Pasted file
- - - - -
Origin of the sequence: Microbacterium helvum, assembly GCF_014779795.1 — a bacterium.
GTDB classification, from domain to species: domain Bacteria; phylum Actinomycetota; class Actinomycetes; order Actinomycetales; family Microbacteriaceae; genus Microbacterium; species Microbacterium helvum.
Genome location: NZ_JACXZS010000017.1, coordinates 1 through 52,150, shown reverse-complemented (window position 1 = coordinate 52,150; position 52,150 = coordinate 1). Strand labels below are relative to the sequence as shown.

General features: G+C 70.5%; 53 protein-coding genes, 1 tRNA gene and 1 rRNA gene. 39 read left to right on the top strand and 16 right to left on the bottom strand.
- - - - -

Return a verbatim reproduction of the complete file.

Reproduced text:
Origin of the sequence: Microbacterium helvum, assembly GCF_014779795.1 — a bacterium.
GTDB classification, from domain to species: domain Bacteria; phylum Actinomycetota; class Actinomycetes; order Actinomycetales; family Microbacteriaceae; genus Microbacterium; species Microbacterium helvum.
Genome location: NZ_JACXZS010000017.1, coordinates 1 through 52,150, shown reverse-complemented (window position 1 = coordinate 52,150; position 52,150 = coordinate 1). Strand labels below are relative to the sequence as shown.

General features: G+C 70.5%; 53 protein-coding genes, 1 tRNA gene and 1 rRNA gene. 39 read left to right on the top strand and 16 right to left on the bottom strand.